THE CANADIAN PRESS -- OTTAWA - The parliamentary budget officer says shrinking the bureaucracy isn't enough to meet the Harper government's savings goals.
The latest report from Kevin Page raises questions about the Conservative plan for big savings through a smaller public service.
But it now appears attrition alone won't do the trick. Government spending plans tabled last week in Parliament show the feds expect 6,000 full-time jobs to come off the books by 2014, bringing down the bureaucracy to 365,000 positions.
Page's officials, however, found those losses alone would only get the government a third of the way to its goal of saving $1.8 billion a year.
Finance Minister Jim Flaherty's 2010 budget froze operating budgets with an eye to saving that much.
And yet the latest spending plans show spending on the public service will actually go up.
Spending on personnel is set to increase by $1.7 billion to more than $38 billion. Meanwhile, spending on overhead -- such as human resources, IT and financial services -- is expected to grow by $235 million to almost $10 billion this year.
That baffled the budget watchdog.
"We can't square the numbers," Page said in an interview.
Debt payments are the biggest spending increase. That's to be expected as the government winds down the Economic Action Plan, its multibillion-dollar stimulus program.
But Page's report red flagged cuts to the maintenance and repair budget. The government expects to save $560 million this year on capital expenditures.
"Are we trying to achieve operational restraint by cutting repair and maintenance?" Page said.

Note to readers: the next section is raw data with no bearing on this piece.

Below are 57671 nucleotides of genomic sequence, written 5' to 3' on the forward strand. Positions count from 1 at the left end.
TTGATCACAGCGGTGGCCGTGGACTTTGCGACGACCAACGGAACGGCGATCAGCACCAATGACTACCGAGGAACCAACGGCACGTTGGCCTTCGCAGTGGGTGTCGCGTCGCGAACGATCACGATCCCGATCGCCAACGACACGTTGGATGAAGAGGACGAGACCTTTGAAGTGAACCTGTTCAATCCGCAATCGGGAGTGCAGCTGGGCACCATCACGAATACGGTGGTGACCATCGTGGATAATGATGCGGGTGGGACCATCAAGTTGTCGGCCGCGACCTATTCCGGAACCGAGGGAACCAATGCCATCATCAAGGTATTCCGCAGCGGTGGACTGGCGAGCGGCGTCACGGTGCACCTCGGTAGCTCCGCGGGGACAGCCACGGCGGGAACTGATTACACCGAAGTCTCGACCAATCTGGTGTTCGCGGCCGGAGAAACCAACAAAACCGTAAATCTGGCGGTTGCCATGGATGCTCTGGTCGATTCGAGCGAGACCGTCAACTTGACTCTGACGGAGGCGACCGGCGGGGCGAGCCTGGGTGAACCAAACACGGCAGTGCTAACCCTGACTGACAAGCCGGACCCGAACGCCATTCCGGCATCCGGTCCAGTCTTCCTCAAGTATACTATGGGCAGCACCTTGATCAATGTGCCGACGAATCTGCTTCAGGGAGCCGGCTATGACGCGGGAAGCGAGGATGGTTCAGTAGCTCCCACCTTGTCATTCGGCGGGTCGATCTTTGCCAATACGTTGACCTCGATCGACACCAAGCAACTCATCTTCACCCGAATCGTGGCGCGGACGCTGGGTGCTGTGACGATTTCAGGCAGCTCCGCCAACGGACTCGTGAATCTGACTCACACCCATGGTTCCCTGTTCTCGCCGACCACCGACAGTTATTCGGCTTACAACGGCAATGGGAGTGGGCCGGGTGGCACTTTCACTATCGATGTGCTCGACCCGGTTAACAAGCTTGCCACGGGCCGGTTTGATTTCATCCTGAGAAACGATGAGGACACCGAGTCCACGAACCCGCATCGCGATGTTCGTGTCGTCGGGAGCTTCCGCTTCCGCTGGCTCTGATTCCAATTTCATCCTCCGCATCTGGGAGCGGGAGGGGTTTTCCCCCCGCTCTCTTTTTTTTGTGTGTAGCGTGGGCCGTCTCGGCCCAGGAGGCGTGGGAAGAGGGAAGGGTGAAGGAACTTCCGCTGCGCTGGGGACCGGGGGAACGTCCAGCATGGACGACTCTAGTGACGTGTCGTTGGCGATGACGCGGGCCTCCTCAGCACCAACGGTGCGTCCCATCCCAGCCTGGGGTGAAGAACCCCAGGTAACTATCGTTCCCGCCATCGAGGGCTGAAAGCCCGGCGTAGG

"I was just saying to somebody just minutes ago, I was on top of my roof this weekend looking at my chimney, because I've got some stones that are loose ... you have to do these repairs. Otherwise, you're just deferring bigger pressures.
"It may look easy at first glance to cut back on repairs and maintenance on materials and supplies, but in the long run, you're going to have to put the money back in."
There will also be deep cuts to government-owned Atomic Energy of Canada Ltd. The Conservatives are selling the troubled Crown corporation's nuclear reactor business.
Page released his report Monday as MPs prepared to vote on the reintroduced Conservative budget.
He writes in the report that MPs might want to question the "assumptions and reasonableness" of the government's spending plan.
"Greater scrutiny may be warranted regarding the forecast growth in internal service costs (i.e. overhead), personnel expenses and staff numbers," the report says.
"All will need to be carefully managed to achieve the government's operating expenditure savings targets."